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Warren Buffett's Mentor Was Right About the Crazy Market -- and 2 Biotech Stocks Prove It

By Keith Speights – Updated May 23, 2018 at 1:27PM

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The reaction to news from Celgene and Insys demonstrates an undeniable truth: Mr. Market can be very irrational at times.

If you haven't read The Intelligent Investor, you should. It's one of my favorite investing books of all time. And it was written by Warren Buffett's mentor, Benjamin Graham. There's a lot of timeless wisdom packed into the book, but one of the most memorable things Graham wrote about was "Mr. Market."

Who is Mr. Market? He's a personification of the stock market. Mr. Market doesn't always act rationally. Sometimes, he's downright crazy. 

The Intelligent Investor was written in 1949, but it's still as relevant nearly 70 years later as it was back then. Benjamin Graham was right about how crazy the market can be at times. I think the experiences of two very different biotech stocks this week -- Celgene (CELG) and Insys Therapeutics (INSY) -- prove the point.

Puzzled businessman holding up hands while looking at laptop computer

Image source: Getty Images.

The $2.7 billion man

Back in the 1970s, there was a hit TV show called The Six Million Dollar Man. In the show, astronaut Steve Austin undergoes surgery following a crash of his spaceship that results in him having lots of bionic parts that give him superpowers. The cost of the surgery and the parts totaled $6 million.

Mr. Market must scoff at the thought of a man only worth a mere $6 million. Why do I say that? Celgene lost nearly $2.7 billion of market cap on Monday because its head of business development, George Golumbeski, retired.

Don't get me wrong. I think Golumbeski did a great job at Celgene. He led the biotech through several important deals, most notably the 2015 acquisition of Receptos that enabled Celgene to pick up ozanimod. But did his retirement justify Celgene losing nearly 5% of its market cap? No way.

Golumbeski's retirement had been planned for years, according to RBC analyst Brian Abrams. Golumbeski's replacement, Robert Hershberg, led the more recent acquisitions of Juno Therapeutics and Impact Biosciences.

Second -- and more important -- Golumbeski was just one executive among many at Celgene. If the biotech's CFO had been unexpectedly booted out, a sell-off might have made sense because many would wonder if a financial scandal existed. But the planned retirement of a 62-year-old head of business development didn't warrant the reaction taken by the market.

Celgene stock rebounded on Tuesday, regaining more than half of the loss from Monday. Mr. Market appeared to have gathered at least some of his wits.

The bad news that was good?

Staying with the pop culture references, rap pioneers Run-DMC had a song on their hit album Raising Hell in 1986 that included the lyrics, "Not bad meaning bad, but bad meaning good." I thought about the tune after seeing Mr. Market's response to an announcement from Insys Therapeutics this week.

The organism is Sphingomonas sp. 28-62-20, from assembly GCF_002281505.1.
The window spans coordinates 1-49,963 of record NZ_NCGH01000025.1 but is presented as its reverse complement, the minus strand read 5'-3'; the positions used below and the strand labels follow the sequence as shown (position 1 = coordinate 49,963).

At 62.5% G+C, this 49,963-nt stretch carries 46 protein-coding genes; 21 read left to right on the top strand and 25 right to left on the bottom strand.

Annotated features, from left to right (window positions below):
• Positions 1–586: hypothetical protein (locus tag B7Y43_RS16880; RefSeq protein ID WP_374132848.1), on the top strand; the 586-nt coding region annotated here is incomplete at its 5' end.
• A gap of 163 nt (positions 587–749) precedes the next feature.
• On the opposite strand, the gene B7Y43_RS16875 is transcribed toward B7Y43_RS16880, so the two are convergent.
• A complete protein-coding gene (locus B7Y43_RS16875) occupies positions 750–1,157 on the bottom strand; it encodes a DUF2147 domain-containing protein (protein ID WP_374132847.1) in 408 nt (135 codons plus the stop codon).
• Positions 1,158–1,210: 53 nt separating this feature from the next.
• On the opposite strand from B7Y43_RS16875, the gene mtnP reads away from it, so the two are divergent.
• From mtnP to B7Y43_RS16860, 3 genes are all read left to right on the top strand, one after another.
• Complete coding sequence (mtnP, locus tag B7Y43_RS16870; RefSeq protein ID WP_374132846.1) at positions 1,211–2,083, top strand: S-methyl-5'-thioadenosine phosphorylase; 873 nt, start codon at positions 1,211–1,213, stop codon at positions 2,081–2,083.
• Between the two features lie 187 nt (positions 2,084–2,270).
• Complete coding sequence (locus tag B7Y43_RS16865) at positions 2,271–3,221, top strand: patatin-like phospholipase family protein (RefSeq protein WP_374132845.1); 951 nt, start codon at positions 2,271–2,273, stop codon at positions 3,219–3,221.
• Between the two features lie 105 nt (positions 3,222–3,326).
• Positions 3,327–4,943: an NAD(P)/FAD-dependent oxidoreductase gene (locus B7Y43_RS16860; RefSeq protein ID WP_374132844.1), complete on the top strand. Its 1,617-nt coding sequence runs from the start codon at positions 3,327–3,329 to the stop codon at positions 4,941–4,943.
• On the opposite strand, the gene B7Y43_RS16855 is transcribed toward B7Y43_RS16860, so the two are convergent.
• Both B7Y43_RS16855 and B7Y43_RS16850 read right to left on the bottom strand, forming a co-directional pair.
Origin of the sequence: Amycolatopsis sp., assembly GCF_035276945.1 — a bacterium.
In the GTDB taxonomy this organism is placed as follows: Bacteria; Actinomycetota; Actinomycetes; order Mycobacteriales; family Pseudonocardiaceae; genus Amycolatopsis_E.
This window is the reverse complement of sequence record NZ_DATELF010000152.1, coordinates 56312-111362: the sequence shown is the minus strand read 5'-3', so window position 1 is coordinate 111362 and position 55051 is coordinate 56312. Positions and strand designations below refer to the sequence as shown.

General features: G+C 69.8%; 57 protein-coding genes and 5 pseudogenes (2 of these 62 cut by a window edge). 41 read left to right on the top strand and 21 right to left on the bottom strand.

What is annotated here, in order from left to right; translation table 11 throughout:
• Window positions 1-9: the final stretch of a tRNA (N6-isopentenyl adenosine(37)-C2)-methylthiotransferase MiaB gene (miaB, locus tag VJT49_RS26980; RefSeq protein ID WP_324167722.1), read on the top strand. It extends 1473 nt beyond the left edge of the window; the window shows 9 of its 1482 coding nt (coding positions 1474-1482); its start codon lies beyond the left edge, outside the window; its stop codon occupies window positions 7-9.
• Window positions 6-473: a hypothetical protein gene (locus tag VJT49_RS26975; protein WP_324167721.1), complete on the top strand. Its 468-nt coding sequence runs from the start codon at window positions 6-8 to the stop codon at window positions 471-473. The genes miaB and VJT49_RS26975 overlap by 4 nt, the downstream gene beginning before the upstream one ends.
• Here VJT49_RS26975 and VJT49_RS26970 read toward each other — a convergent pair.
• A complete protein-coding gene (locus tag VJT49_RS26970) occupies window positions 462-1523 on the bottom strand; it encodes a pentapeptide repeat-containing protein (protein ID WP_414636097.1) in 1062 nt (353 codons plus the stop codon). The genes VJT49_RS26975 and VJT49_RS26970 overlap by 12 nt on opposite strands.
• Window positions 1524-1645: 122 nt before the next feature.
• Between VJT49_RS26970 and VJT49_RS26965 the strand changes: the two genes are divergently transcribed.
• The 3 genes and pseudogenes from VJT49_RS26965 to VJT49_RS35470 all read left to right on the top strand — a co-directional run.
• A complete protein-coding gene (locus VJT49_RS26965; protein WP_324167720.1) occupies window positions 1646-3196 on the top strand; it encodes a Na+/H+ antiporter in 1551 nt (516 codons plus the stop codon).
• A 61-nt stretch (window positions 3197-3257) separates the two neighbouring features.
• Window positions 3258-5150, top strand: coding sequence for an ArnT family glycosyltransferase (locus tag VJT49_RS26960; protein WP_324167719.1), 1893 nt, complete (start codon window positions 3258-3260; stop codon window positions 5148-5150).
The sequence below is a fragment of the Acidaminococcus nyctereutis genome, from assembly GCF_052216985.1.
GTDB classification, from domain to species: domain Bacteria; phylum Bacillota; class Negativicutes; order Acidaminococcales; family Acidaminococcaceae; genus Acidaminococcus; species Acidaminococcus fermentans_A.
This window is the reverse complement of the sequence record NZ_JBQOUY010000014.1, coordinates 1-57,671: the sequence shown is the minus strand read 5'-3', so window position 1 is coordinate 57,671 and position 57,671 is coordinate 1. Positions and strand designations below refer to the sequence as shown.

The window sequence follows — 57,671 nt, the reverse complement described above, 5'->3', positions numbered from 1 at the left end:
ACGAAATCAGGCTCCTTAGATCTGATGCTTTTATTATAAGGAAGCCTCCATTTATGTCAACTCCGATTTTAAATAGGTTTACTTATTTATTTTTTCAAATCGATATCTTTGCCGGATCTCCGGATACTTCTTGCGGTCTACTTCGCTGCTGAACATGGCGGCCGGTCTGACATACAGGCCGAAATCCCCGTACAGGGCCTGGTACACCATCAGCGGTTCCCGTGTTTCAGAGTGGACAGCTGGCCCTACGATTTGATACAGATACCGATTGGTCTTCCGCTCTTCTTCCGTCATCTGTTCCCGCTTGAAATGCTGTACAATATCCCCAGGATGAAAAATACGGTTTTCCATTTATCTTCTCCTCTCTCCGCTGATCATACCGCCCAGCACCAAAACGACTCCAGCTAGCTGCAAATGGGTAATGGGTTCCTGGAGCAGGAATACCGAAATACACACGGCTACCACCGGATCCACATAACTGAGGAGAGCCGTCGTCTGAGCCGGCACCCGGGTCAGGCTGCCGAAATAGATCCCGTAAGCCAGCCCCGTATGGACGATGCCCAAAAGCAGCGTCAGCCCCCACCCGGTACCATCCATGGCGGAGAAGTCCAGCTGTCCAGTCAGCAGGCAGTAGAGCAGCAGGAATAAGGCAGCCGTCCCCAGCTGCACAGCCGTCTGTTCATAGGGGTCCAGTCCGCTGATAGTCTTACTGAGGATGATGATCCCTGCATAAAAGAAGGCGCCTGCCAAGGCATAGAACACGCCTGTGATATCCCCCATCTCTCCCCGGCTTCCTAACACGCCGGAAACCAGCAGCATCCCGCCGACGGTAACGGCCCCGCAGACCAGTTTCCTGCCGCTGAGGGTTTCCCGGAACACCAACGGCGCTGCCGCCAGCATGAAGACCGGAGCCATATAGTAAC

Insys confirmed on Tuesday that an FDA advisory committee voted against recommending approval for the biotech's buprenorphine sublingual spray as a treatment for moderate to severe acute pain. Insys has endured a string of bad news lately, including a U.S. Department of Justice investigation and weak first-quarter results due to sinking sales for its lead product Subsys. The problems for Insys have dragged on so long that I recently changed my view about the stock's prospects

You'd think more bad news about the FDA advisory committee vote would cause Insys stock to drop even more. But it didn't. Insys issued a press release about the negative recommendation before the stock market closed on Tuesday. However, its stock didn't fall -- it closed up nearly 2%. 

With all respect to Run-DMC, this latest bad news for Insys was a case of bad meaning bad, and not bad meaning good. What was Mr. Market thinking? To be fair, Insys stock was up even more during intraday trading. The FDA advisory committee news did result in some of those gains being given back. Still, Insys had no other new developments on Tuesday other than the potential regulatory setback, and its stock still moved higher. 

Why you should appreciate Mr. Market

These two examples from Celgene and Insys this week reaffirm my confidence that Ben Graham's depiction of Mr. Market remains spot on. Mr. Market acts rationally part of the time, but he goes haywire relatively frequently. And you should appreciate his craziness.

While I'm no longer as bullish on Insys, I still think Celgene is one of the best biotech bargains on the market. Mr. Market at least temporarily made the stock an even greater value. Long-term investors could add close to 5% to their profits thanks to Mr. Market's irrational behavior. The good news is that Mr. Market can be counted on to deliver these kinds of opportunities time and time again. 

Keith Speights owns shares of Celgene. The Motley Fool owns shares of and recommends Celgene. The Motley Fool has a disclosure policy.

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